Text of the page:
For discussion on
28 July 1999

Legislative Council Panel on Transport
Design Standards and Noise Mitigation Measures of Roads


This paper informs Members of the design standards and features of roads and the provision of traffic noise mitigation measures.


2. The traffic accidents statistics on major high speed roads, i.e. expressways, compiled for the past three and a half years at Annex A show that the accident rates on these roads are far below the average accident rate for all roads in the territory. Annex B shows that the trend of road traffic accident in the past ten years is declining.

3. In comparison with other major overseas cities, Annex C shows that Hong Kong's road traffic fatality rate is lower than Singapore in Asia, Toronto in North America and Frankfurt in Europe, but higher than Tokyo, Hamburg and Stockholm.

4. For traffic congestion on expressways arising from emergency situation, the Police will take charge on site and take appropriate actions including temporary traffic diversion and other management measures with a view to bringing, as soon as possible, the traffic back to normal. As there is only one road link to the new airport, we have developed a set of contingency traffic and transport plans to deal with incidents which might occur on the Tsing Ma Bridge and North Lantau Highway. (We briefed Members on these contingency plans in April 1997.) This would ensure that any disruption of traffic and transport services to the new airport could be kept to the absolute minimum. Similarly, we also have contingency plans for the closure of Tuen Mun Road. If necessary, we would seek the assistance of Government Flying Services for the use of helicopter to airlift any seriously injured or patients who might be affected by the traffic congestion to hospitals for treatment.


5. The planning and design of roads in Hong Kong have to comply with Transport Department's Transport Planning & Design Manuals (TPDM), Highways Department's Structures Design Manual for Highways and Railways (SDM) and Pavement Design Manual (PDM), and the relevant Technical Memorandum issued under the Environmental Impact Assessment Ordinance (EIAO).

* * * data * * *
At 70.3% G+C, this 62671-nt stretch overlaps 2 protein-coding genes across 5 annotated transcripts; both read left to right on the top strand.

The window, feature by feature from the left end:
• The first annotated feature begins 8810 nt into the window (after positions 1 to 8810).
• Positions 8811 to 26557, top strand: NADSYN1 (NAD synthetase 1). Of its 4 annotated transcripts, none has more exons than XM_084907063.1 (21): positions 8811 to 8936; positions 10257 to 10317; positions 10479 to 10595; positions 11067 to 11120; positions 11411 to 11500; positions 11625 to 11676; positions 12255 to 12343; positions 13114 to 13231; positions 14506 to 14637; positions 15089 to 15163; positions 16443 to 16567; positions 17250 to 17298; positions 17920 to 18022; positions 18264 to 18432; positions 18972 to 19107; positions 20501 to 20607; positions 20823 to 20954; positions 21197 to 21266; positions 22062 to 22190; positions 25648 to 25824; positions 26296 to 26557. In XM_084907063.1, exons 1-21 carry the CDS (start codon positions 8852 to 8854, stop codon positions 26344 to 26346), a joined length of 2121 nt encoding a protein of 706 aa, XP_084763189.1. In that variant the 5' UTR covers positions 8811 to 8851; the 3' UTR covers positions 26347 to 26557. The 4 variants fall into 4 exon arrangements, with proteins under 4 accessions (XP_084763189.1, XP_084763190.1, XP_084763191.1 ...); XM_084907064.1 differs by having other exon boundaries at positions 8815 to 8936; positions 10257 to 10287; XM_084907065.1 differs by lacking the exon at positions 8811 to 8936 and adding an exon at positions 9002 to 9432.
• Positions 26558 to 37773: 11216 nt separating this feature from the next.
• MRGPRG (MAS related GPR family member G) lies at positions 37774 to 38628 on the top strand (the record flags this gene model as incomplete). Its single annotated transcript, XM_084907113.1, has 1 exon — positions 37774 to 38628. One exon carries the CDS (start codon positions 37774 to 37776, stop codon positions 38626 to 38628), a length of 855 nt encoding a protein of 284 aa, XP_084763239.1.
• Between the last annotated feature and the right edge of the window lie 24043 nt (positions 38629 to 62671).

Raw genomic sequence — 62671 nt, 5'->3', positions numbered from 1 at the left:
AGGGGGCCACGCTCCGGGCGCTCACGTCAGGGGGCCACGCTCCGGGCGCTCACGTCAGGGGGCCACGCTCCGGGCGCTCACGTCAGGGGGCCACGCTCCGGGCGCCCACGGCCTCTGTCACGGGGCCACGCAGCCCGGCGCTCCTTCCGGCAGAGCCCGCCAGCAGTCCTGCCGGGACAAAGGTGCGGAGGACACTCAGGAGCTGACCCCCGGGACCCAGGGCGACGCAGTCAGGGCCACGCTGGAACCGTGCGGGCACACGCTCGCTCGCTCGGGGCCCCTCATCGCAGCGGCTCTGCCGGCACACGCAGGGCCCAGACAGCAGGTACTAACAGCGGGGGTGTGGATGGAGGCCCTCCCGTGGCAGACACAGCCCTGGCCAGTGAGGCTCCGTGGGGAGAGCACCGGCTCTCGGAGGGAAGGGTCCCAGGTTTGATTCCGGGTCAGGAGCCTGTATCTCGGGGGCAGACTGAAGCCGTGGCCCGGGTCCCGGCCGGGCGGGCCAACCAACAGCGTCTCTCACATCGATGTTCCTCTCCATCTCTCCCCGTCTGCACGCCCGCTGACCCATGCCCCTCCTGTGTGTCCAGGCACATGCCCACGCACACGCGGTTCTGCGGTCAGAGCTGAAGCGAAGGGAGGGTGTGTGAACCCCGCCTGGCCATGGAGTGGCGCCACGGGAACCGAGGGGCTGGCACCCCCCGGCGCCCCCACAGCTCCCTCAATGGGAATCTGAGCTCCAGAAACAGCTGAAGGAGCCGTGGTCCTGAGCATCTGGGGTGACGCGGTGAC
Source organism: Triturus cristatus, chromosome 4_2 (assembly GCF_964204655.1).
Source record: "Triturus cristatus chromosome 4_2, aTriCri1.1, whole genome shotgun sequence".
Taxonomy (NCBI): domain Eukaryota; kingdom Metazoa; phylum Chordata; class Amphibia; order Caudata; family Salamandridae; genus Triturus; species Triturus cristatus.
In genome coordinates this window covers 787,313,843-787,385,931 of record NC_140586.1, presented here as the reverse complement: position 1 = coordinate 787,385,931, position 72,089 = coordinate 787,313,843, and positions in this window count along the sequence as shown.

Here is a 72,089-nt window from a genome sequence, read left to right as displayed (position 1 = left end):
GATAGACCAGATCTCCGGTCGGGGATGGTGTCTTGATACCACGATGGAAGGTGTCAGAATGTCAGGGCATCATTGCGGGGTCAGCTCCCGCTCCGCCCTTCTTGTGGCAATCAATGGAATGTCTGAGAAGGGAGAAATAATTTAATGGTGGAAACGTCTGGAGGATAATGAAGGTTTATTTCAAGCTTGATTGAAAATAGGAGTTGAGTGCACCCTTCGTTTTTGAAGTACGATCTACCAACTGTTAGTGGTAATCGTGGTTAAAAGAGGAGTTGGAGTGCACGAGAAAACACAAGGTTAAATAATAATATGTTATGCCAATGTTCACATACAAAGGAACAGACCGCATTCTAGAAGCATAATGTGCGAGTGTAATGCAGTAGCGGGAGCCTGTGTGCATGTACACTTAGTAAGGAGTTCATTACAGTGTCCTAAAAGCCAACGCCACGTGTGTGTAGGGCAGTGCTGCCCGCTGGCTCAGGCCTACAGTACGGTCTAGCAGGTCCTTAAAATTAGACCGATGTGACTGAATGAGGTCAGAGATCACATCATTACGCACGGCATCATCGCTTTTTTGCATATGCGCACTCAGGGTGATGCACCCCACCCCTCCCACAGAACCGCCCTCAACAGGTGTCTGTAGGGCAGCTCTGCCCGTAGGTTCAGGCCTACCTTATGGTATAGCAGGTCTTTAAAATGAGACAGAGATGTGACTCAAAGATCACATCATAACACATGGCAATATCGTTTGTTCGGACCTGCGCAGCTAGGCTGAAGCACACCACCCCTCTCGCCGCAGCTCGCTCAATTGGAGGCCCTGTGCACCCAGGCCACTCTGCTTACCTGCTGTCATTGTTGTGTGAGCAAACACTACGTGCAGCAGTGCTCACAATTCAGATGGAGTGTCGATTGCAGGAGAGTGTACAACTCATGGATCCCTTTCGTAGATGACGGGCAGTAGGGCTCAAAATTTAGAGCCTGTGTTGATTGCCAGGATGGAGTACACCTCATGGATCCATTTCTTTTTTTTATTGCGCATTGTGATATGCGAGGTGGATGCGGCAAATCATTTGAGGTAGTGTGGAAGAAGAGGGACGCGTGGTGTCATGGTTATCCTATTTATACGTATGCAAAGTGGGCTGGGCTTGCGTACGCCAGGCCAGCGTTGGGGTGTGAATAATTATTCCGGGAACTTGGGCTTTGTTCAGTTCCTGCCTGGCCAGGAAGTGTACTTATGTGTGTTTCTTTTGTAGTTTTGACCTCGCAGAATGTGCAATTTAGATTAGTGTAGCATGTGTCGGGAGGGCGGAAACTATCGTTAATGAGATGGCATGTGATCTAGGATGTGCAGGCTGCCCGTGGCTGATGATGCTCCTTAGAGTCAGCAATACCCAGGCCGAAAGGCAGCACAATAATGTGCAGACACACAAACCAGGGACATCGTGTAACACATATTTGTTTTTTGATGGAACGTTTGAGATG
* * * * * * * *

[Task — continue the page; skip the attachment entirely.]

6. TPDM covers generally standards for the geometrical design of highway (e.g. carriageway widths, pavement widths, gradients, sight distance and turning radii), traffic signs and road marking (e.g. regulatory signs, direction signs, carriageway markings), traffic management measures (e.g. one way streets & gyratory systems, bus priority), traffic light signal and safety matters (accident investigation and prevention) etc. SDM and PDM cover the structural aspects of road construction details and road furniture including safety barriers and railings (e.g. design of concrete bridge, recommendations for materials and workmanship, road pavement thickness and parapets etc). The relevant Technical Memorandum issued under the EIAO stipulates that traffic noise limits should not be exceeded (e.g. 70 dB(A) for domestic premises and 65 dB(A) for educational institutions).

7. The above design standards are generally in line with those adopted in major overseas developed countries. We have always been keeping a close watch on design standards and safety features developed in overseas countries and shall further improve our standards having regard to the latest developments and technologies. For example, a modular crash cushion barrier was installed in mid April 1998 at the junction of Tuen Mun Road north bound and Sham Tseng Interchange. This type of barrier systems have been subjected to extensive testing overseas and have been used in a number of western countries. It is considered to be a technically sound system as replacement of the existing end details at vulnerable locations which would help alleviate the damage to errant vehicles crashing directly onto the concrete barrier beam end at the diverge point. Observations in the last 12 months at the site in Tuen Mun Road have shown that the product is suitable for use under tropical climate. A few more sections of the same system will be installed at Tsing Ma Bridge and Hung Hom Bypass to further monitor its site adaptability and geometry constraints.


8. A paper on the policy of mitigation of traffic noise from roads was presented to LegCo Panel on Planning, Lands and Works on 10 June 1999. A copy of the paper is at Annex D.

9. In brief, an environmental impact assessment (EIA) has to be carried out for each new road, major extension or improvements to existing road project to assess and evaluate the environmental impact of the proposed project on the environment. This assessment covers also the noise impact on both the existing and planned sensitive uses including residential developments and schools, and to propose and implement practicable mitigation measures to be applied on roads to abate the traffic noise impacts.

10. All practicable direct technical measures on the new roads on major extensions are required to be implemented before any measures on sensitive receivers are to be considered. Direct noise mitigation measures include noise barriers, enclosures and low noise surfacing.

11. At present, we do not require the retrofitting of direct mitigation measures such as roadside barriers or enclosures to redress traffic noise impacts from existing roads.

12. The Administration is now reviewing the findings of a territory-wide study commissioned by the Environmental Protection Department on the technical feasibility of retrofitting noise barriers and enclosures on existing roads. A programme will then be formulated to retrofit traffic noise mitigation measures to suitable existing roads.


13. Members are requested to note the contents of this paper.

Transport Bureau
July 1999